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Sixty years later, a Jew trained to keep the peace remembers the March on Washington
Harvey Burg was a 22-year-old interning in Washington in August 1963 when he saw a call for volunteers. There was an upcoming civil rights demonstration on the National Mall. He jumped at the opportunity.
Burg was standing less than 200 feet away from Martin Luther King Jr. as he delivered his “I have a dream” speech. Our Louis Keene spoke with him about why he volunteered, what he remembers about that day, and how it sparked his own career fighting for civil rights.
Shared history: “Being born Black was like being Jewish — you couldn’t do anything about it,” Burg said. “It’s hard to articulate it, but knowing what happened to us as Jews by the Nazis, I didn’t want to live in a society that discriminated.”
Passover parenting: Burg, who later became a partner at the first integrated law firm in Alabama, is often reminded of the Seder, when parents teach children the story of the Exodus as if they themselves were being freed from slavery. Quoting the philosopher George Santayana, Burg said, “Those who don’t know history are condemned to repeat it. So in every generation, we have the duty to educate, and we as Jews especially want to educate about equality.”
Modern incarnation: “I have been very excited to see the millions of demonstrators in Israel, people coming out for principles of equality, tolerance and all those things that are part and parcel of the civil rights values,” Burg said of this year’s protests against Israel’s judicial overhaul. “That gives me great hope.”
Larry David would surely have strong opinions on mezuzah hygiene, placement and frequency throughout one’s home. (HBO/Forward collage)
You can own Larry David’s mezuzah — and all the questions that come with it: The piece of Judaica claiming to have belonged to the creator of Seinfeld and Curb Your Enthusiasm, is for sale on eBay for $15,000. In a way it’s surprising that David, whose stringent and unspoken social strictures could fill new tractates of Talmud, bothered to ornament his house with this traditional Jewish object. “This comes with its own points of inquiry,” ponders our PJ Grisar. Read the story ➤
Antisemites’ new tactic? Create chaos at city council meetings: The Anti-Defamation League documented three dozen examples in nine states where extremists, often associated with the Goyim Defense League, tried to hijack public meetings with hate speech. The ADL has advice on responding. Read the story ➤
Why Donald Trump’s latest indictment reminds a historian of Mel Brooks’ The Producers: Brooks described his show as “two schnooks on Broadway” who set out to produce a flop, Springtime for Hitler, and swindle the backers. “Donald Trump,” argues Rob Zaretsky, “after a long career of defrauding customers and contractors, planned to defraud tens of millions of Americans not of their money, but instead of their votes,” adding that it may prove to be “a dress rehearsal for the opening of Wintertime for America.” Read the essay ➤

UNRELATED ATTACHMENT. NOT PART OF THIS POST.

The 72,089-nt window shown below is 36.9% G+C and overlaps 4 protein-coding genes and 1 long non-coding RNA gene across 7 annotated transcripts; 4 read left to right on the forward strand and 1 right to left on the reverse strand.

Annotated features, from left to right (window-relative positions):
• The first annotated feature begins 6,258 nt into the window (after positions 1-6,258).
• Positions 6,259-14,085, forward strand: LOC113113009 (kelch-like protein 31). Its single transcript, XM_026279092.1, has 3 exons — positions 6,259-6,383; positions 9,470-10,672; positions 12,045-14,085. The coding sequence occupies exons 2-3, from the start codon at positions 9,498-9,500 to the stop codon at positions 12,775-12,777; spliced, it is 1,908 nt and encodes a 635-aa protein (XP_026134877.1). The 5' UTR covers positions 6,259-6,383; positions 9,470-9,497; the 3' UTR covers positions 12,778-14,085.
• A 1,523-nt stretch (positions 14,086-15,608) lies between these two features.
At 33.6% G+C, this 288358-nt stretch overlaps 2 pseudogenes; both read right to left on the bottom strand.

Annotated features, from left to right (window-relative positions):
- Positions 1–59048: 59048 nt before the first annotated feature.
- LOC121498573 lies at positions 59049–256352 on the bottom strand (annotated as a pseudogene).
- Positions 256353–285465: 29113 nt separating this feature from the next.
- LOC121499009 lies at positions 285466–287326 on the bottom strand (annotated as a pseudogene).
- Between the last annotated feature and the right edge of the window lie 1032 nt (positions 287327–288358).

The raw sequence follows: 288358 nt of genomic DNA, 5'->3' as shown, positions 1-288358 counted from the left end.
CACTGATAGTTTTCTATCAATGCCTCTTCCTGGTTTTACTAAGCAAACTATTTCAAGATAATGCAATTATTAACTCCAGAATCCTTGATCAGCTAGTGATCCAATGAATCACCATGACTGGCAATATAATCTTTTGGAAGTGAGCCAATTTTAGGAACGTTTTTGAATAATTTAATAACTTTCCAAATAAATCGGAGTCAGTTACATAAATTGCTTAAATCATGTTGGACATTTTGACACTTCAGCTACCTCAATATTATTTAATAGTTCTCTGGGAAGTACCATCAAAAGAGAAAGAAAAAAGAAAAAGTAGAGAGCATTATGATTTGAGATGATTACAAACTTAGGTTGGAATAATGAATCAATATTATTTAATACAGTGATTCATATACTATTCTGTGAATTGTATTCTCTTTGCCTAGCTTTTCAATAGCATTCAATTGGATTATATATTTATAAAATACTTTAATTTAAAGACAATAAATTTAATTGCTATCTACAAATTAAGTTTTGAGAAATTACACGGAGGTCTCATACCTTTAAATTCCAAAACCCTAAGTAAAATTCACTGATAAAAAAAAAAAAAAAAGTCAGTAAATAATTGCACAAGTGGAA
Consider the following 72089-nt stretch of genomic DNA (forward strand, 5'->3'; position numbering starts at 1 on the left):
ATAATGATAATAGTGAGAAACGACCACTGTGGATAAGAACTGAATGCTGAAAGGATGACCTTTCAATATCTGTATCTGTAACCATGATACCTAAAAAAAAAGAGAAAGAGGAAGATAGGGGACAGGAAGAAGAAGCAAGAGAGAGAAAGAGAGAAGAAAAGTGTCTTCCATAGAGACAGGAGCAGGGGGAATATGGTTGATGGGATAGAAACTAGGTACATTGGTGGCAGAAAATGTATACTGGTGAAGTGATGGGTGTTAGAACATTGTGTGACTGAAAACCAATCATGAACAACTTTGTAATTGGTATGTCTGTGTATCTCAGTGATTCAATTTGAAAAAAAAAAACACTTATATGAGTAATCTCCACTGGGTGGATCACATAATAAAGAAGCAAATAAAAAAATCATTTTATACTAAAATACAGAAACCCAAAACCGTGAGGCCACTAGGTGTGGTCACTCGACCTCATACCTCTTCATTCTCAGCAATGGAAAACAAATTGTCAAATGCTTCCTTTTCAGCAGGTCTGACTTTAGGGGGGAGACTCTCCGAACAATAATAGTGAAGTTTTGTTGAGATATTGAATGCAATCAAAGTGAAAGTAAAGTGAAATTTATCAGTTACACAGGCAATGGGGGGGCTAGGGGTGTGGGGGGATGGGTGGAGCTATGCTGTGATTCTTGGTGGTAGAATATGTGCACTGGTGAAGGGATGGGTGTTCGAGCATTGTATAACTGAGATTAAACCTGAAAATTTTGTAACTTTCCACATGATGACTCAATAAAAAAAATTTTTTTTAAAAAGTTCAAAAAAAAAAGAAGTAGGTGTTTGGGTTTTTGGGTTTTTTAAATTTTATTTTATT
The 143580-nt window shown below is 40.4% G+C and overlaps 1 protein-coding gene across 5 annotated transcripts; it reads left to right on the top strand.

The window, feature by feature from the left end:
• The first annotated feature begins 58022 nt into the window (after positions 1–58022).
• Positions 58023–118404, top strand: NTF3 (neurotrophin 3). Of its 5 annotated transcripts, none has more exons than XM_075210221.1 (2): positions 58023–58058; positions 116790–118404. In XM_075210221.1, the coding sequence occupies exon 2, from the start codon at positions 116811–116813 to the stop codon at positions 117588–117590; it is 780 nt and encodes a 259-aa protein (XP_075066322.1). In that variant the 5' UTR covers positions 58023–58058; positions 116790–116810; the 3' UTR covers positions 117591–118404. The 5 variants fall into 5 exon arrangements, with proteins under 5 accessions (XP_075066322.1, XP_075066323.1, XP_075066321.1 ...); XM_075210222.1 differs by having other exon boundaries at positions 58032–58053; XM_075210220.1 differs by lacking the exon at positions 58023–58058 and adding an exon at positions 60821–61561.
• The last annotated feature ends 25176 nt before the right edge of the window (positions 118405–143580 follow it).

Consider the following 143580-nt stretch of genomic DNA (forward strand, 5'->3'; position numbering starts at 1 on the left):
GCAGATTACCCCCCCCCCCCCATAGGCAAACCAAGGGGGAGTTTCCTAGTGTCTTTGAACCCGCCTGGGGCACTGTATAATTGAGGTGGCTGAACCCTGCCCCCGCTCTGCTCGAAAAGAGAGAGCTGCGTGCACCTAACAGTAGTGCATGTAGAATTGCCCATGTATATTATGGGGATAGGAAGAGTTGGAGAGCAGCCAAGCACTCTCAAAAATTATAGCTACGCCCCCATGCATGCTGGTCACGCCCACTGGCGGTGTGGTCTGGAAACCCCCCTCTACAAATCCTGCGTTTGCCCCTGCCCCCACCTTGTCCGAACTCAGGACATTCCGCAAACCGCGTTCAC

WHAT ELSE YOU NEED TO KNOW TODAY
A businessman purchased an abandoned building in Poland, and discovered a mikvah underneath. (Ofer Aderet)
? A mikvah was discovered in the basement of former strip club in Poland. “It’s astonishing,” said one preservationist. “You’re in another world. It’s like a time capsule.” (JTA)
? The Israel Defense Forces launched a manhunt Wednesday for a suspected Palestinian gunman who allegedly opened fire at settlers in the northern West Bank. Nobody was injured in the incident. (Times of Israel)
?? The first GOP presidential primary debate is set for tonight. Here’s what you need to know about Vivek Ramaswamy, the candidate who suggested ending aid to Israel. (JTA)
✍️ A new Texas law, pushed by Christian nationalist activists, allows public schools to hire chaplains. More than 100 chaplains on Tuesday signed a letter to local school boards to convince them it was a bad idea that could harm students. (Religion News Service)
?? A Hungarian Orthodox community that produced several rabbinic dynasties has fallen on hard financial times. A local Chabad offered them a lifeline, but some see it as a takeover. (Times of Israel)
Mazel tov ➤ To Ed Siskel, nephew of the late film critic Gene Siskel, on being named the new White House Counsel.
Shiva call ➤ Andrea Pancur, a Catholic who bridged klezmer music and the folk songs of her native Bavaria, died at 54.
What else we’re reading ➤ The Jewish governor of Hawaii sees lessons far beyond Maui in recent disaster … A pastrami sandwich is a new star of Tokyo’s hip food scene … Novelist proves Regency romance can be delightfully Jewish.
Ethan Zohn, left, and the creator of ‘Survivor,’ Mark Burnett after the season three finale in 2002. (Getty)
On this day in history (2000): The first season of the hit CBS reality television Survivor ended. In the show’s third season, Ethan Zohn became the first Jewish contestant to compete for the $1,000,000 prize — and he ended up winning. In a 2019 interview, Zohn credited his Survivor win to the selflessness and leadership he learned “growing up within the Jewish people.”
Happy 47th birthday to actor Scott Caan, son of the late James Caan.
Israeli badminton athletes Misha Zilberman, 34, and his mom, Svetlana Zilberman, 65, walk to the court before their mixed doubles round against a Chinese team on Tuesday at the Badminton World Championships in Copenhagen. They lost the match.
Thanks to PJ Grisar, Beth Harpaz, Louis Keene, Jacob Kornbluh, Rebecca Salzhauer and Talya Zax for contributing to today’s newsletter. You can reach the “Forwarding” team at [email protected].